The Business

Investing in Yourself

I’ve been so up and down over the last few days that I’m sure my mister thinks I’m on crack. Why’s that, Miss Kris? Well, I’m going through what I’m sure a lot of small business owners lose sleep over – investing in inventory. Here’s how it goes…

I’m starting to plan new goodies for the summer markets (and my shop, of course), which is always lots of fun. I’m not sure which part of my job is the most fun actually – sketching and crafting up new ideas, pushing the paint around or coming up with new ways to send my characters off into the world (think pendants, magnets, stickers etc.). They all allow me to flex my creative muscles in different ways and they all remind me how much I love making art for living. Yay! (<<< that would be the crackhead high)

This week I’ve ordered:

  • new postcards from the print shop (plus envelopes and plastic sleeves to package them all up in)
  • pretty new twine for tying up packages
  • new pendant styles (plus necklace chain and clasps and beads and the thingies that allow me to attach the beads etc.)
  • 600 one inch buttons

This is on top of all of the frames I just bought for my solo show (plus some extra ones, just cuz they were awesome).


Typing that list out? Made my stomach do flips.

While I’m super excited about new products for the shop and for the summer markets, holy mother of god is it scary to spend that much money!!! Especially without having any clue how long it will take me to sell enough of those things to make it back. This would be the part where I come down from the excited high of NEW SHINY STUFF and start to panic. This is the crash.

Fortunately (unfortunately?) there is no rehab for this particular issue. I don’t have buyer’s remorse, exactly. I run a business. I need to sell things to make a living. All I’m doing is investing in my business, investing in myself, really, by purchasing new things to sell.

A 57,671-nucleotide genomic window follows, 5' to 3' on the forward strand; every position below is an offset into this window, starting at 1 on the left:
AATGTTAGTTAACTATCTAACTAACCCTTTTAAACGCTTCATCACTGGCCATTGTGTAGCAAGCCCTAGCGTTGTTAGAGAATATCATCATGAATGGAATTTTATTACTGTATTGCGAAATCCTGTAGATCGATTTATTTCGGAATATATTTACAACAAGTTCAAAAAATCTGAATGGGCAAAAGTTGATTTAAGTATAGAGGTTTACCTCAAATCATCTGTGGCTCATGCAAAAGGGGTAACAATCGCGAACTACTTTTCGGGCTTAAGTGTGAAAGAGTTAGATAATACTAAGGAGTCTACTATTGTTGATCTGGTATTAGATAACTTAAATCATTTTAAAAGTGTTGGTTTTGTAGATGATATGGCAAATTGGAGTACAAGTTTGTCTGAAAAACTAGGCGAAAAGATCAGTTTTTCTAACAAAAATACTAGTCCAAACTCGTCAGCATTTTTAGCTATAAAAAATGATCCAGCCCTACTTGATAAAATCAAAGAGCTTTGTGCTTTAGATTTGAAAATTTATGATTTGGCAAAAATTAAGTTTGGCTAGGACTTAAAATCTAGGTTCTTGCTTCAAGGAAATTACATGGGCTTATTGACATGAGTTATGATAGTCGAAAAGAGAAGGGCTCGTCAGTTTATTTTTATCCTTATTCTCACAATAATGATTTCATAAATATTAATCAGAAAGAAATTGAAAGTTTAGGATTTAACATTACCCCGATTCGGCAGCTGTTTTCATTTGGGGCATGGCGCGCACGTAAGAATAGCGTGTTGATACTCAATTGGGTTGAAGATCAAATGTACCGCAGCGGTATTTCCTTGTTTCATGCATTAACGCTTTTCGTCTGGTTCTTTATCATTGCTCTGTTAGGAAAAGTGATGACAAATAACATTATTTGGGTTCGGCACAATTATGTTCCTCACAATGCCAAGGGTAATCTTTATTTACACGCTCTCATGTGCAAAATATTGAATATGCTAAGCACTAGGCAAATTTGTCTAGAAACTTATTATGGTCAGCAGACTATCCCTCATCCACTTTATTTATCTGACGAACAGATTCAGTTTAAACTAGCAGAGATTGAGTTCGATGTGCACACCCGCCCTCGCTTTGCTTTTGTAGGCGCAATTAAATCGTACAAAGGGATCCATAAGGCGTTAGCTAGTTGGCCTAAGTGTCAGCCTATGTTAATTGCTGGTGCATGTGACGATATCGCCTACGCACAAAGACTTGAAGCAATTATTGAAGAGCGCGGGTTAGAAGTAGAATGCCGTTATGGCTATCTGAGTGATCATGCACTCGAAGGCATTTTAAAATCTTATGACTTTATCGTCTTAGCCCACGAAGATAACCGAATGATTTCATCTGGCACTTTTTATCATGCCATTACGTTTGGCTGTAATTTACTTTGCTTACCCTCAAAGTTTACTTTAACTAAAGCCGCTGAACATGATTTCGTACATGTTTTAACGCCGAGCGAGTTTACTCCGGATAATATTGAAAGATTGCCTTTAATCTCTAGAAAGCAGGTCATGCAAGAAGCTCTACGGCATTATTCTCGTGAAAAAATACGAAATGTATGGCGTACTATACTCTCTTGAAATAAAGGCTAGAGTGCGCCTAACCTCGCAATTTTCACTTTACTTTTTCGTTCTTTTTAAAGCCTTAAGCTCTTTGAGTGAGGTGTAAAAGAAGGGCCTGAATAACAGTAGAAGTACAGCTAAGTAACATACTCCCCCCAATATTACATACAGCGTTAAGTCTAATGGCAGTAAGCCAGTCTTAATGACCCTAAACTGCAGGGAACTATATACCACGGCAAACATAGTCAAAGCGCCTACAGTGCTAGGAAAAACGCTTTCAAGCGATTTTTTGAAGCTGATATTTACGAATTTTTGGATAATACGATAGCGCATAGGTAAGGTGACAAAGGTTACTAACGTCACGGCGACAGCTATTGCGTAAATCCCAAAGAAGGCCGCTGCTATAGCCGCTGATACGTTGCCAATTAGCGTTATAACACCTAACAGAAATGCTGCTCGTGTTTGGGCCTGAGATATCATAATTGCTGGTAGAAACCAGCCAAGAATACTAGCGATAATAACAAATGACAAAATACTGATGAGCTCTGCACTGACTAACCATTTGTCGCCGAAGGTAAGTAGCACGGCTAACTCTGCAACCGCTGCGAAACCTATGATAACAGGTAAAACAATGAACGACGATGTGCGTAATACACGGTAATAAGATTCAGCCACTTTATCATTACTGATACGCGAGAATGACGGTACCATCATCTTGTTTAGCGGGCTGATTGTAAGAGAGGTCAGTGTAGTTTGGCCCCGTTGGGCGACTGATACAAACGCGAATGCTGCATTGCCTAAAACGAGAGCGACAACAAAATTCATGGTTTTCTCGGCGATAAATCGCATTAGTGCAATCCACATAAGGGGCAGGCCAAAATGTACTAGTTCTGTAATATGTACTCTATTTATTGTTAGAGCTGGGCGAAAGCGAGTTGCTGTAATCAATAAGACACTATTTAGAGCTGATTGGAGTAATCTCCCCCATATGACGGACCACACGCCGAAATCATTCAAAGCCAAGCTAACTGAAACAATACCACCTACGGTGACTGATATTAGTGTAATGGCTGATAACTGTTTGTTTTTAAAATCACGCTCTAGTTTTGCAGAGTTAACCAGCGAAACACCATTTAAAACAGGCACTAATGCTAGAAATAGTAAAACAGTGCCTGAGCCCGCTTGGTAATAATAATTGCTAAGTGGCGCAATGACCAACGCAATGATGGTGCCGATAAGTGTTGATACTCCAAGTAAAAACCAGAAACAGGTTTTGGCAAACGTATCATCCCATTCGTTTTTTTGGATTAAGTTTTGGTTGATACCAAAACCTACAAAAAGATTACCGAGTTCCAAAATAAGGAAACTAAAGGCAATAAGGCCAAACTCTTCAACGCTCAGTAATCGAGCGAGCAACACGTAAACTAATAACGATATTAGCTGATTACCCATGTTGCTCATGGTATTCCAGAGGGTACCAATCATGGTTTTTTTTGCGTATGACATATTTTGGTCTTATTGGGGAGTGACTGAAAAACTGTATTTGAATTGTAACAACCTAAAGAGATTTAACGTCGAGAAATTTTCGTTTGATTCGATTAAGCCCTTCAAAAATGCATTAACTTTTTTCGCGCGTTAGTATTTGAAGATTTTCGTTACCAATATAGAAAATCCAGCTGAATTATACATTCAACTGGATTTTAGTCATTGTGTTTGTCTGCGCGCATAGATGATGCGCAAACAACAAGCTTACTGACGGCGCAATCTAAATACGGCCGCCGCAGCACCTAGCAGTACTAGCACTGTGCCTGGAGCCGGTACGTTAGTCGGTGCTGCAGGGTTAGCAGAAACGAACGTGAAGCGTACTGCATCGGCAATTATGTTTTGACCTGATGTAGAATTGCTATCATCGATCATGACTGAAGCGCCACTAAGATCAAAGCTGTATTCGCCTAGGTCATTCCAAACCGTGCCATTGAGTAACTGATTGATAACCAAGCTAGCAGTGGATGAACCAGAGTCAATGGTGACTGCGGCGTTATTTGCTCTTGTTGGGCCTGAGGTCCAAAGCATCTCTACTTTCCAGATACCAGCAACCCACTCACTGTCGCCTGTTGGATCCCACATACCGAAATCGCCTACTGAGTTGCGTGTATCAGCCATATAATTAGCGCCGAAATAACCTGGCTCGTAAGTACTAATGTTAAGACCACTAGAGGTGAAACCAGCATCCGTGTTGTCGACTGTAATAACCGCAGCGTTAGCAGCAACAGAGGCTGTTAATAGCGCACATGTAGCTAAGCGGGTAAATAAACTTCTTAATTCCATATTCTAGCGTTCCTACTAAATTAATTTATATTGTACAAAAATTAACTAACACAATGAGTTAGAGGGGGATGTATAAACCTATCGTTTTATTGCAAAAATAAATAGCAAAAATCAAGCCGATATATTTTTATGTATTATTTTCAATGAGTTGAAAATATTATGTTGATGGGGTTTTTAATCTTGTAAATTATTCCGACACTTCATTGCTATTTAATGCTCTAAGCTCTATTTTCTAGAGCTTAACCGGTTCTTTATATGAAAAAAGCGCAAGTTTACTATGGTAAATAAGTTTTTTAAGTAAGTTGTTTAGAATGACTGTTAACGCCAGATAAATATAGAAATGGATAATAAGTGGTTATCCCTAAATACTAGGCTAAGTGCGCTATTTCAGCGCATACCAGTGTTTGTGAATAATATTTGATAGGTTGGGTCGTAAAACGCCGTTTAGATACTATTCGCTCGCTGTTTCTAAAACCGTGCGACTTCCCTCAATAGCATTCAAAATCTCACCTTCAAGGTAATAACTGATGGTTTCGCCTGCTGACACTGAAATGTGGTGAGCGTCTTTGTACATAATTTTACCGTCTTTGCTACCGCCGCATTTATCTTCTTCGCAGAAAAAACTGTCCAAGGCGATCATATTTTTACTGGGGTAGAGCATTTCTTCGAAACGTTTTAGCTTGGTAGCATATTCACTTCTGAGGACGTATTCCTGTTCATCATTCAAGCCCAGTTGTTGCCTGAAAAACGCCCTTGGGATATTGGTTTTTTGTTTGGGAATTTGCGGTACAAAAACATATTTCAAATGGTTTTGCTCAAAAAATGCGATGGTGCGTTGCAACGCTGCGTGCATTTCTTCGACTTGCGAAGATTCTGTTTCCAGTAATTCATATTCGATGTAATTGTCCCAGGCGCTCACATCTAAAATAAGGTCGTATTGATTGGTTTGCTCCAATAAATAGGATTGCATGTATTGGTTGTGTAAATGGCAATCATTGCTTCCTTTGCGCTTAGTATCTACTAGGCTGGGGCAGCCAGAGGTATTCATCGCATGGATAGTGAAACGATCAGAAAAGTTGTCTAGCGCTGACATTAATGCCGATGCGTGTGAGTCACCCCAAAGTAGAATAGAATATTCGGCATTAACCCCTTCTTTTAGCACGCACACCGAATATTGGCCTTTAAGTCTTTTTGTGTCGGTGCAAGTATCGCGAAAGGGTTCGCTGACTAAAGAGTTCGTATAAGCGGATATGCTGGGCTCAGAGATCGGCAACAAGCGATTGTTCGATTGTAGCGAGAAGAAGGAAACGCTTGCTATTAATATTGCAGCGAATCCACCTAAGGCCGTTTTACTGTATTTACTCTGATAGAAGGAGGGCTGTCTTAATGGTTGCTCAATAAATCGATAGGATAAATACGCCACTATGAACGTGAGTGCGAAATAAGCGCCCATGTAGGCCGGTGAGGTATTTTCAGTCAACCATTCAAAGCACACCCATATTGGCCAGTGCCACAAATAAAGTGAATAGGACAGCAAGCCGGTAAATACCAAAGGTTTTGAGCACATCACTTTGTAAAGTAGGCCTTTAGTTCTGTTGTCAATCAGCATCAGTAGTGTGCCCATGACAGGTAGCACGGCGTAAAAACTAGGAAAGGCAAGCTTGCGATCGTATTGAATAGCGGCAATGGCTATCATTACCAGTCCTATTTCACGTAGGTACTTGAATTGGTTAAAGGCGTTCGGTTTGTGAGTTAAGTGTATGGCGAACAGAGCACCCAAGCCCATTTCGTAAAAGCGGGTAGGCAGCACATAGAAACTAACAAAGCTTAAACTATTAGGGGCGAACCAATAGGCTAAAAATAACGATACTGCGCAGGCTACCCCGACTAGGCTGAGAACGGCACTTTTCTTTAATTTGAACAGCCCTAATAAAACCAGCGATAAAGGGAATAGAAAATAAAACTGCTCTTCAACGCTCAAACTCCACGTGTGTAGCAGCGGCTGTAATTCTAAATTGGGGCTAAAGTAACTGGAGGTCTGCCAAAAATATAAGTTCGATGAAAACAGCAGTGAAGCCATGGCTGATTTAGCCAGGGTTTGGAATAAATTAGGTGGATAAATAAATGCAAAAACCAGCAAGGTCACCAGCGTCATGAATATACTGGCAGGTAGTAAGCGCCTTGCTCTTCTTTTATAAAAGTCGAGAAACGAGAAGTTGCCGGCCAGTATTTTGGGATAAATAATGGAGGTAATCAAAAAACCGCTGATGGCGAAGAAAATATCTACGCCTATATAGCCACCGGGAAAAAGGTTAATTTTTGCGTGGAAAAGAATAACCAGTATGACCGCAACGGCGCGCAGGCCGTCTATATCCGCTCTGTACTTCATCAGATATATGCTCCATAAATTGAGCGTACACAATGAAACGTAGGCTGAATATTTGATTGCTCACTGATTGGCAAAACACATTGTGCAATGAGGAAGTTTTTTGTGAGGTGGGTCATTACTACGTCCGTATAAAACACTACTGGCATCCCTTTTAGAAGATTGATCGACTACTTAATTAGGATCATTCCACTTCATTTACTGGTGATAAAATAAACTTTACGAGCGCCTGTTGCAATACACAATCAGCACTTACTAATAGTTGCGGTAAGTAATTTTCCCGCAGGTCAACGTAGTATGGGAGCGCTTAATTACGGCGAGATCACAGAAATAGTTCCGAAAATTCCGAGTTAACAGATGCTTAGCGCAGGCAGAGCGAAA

The nervous part is not knowing *which* things are the ones that will sell. And nobody know this.

When it comes to painting, I try to shut off the business part of my brain & paint what makes me happy, what inspires me. I do have a vague idea of which paintings are more popular than other ones based on print sales and comments from customers, but I mostly design new products based on which paintings *I* like the best. If I’m going to be the one sitting behind a table on a hot Sunday afternoon, I want to be 100% in love with everything on my table. I know I can (& probably should) try to imagine what other market demographic borgs would want, but really? As long as I would buy it myself, I think I’m good.

So, what to do?


Trust that I’m on the right path. I love what I’m doing, I love the work I’m creating and other people will too.

Yes, it may take time to turn a profit on the new purchases, but that’s OK. All businesses go through this part – investing in supplies, new equipment, new products, packaging. I’m growing & not all growth feels good. It feels scary to step out of your comfort zone & try something new, but what’s the worst case scenario? I’m stuck with 600 AWESOME buttons! If they’re a complete dud this summer, I can always give them away as little “thank yous” with new orders.

One more idea? Pour a big glass of wine before I open my next credit card bill. 😉

photo: Arlo Bates

3 thoughts on “Investing in Yourself”

  1. Sometimes it takes a while for new products to take off. I think if you give me them repeated exposure people will remember them and then ask for them. I’m figuring this out too and can relate to that stress of putting out money not knowing 100% how something will do. At least we try and then learn from it!

  2. LOVE love love this post! Went to Michelle’s opening last night with Rebecca Chaperson and she got the goody bag with one of your prints…girl with glassess…really beautiful work.
    Yeah, I sooo hear on you on this journey of being an artist/entrepeneur and the ups and downs! There is no “mister” in my life, but my six year old sure gets to see all the sides of me through this process! Looking forward to meeting you in person soon.
    Deb Chaney

  3. Boy do I know what you’re talking about. I’m on the crack low and I’m looking for my next high. Art is truly an addiction for me.
    I will remember the breathing part. : )

Leave a Reply to Lori Dean Dyment Cancel reply

Your email address will not be published. Required fields are marked *